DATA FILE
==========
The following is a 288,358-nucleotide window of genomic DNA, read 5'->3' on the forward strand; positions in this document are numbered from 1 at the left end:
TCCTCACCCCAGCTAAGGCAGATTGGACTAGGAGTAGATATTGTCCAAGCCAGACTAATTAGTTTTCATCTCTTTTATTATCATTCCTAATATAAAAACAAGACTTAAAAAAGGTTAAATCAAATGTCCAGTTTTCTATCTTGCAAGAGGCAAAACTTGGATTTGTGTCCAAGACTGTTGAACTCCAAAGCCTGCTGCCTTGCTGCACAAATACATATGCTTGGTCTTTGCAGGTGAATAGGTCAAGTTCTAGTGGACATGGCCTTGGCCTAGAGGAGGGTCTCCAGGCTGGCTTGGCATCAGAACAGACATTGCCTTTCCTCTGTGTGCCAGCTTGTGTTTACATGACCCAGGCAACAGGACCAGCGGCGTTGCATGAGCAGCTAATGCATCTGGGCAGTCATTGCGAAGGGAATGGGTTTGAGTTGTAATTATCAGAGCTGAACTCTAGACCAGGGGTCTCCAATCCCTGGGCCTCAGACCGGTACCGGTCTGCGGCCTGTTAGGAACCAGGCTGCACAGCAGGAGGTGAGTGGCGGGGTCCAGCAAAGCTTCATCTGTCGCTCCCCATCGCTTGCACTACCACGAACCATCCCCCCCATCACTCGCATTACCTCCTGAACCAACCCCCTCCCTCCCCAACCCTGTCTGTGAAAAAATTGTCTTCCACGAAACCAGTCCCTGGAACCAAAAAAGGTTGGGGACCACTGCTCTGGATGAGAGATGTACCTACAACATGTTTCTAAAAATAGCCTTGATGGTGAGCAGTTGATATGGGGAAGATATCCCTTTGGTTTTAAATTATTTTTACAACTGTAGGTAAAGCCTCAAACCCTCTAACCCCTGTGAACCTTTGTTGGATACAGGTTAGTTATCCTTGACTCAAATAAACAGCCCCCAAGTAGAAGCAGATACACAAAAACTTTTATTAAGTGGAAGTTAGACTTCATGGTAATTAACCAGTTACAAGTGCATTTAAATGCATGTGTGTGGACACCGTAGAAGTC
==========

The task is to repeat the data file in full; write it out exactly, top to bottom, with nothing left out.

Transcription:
The following is a 288,358-nucleotide window of genomic DNA, read 5'->3' on the forward strand; positions in this document are numbered from 1 at the left end:
TCCTCACCCCAGCTAAGGCAGATTGGACTAGGAGTAGATATTGTCCAAGCCAGACTAATTAGTTTTCATCTCTTTTATTATCATTCCTAATATAAAAACAAGACTTAAAAAAGGTTAAATCAAATGTCCAGTTTTCTATCTTGCAAGAGGCAAAACTTGGATTTGTGTCCAAGACTGTTGAACTCCAAAGCCTGCTGCCTTGCTGCACAAATACATATGCTTGGTCTTTGCAGGTGAATAGGTCAAGTTCTAGTGGACATGGCCTTGGCCTAGAGGAGGGTCTCCAGGCTGGCTTGGCATCAGAACAGACATTGCCTTTCCTCTGTGTGCCAGCTTGTGTTTACATGACCCAGGCAACAGGACCAGCGGCGTTGCATGAGCAGCTAATGCATCTGGGCAGTCATTGCGAAGGGAATGGGTTTGAGTTGTAATTATCAGAGCTGAACTCTAGACCAGGGGTCTCCAATCCCTGGGCCTCAGACCGGTACCGGTCTGCGGCCTGTTAGGAACCAGGCTGCACAGCAGGAGGTGAGTGGCGGGGTCCAGCAAAGCTTCATCTGTCGCTCCCCATCGCTTGCACTACCACGAACCATCCCCCCCATCACTCGCATTACCTCCTGAACCAACCCCCTCCCTCCCCAACCCTGTCTGTGAAAAAATTGTCTTCCACGAAACCAGTCCCTGGAACCAAAAAAGGTTGGGGACCACTGCTCTGGATGAGAGATGTACCTACAACATGTTTCTAAAAATAGCCTTGATGGTGAGCAGTTGATATGGGGAAGATATCCCTTTGGTTTTAAATTATTTTTACAACTGTAGGTAAAGCCTCAAACCCTCTAACCCCTGTGAACCTTTGTTGGATACAGGTTAGTTATCCTTGACTCAAATAAACAGCCCCCAAGTAGAAGCAGATACACAAAAACTTTTATTAAGTGGAAGTTAGACTTCATGGTAATTAACCAGTTACAAGTGCATTTAAATGCATGTGTGTGGACACCGTAGAAGTC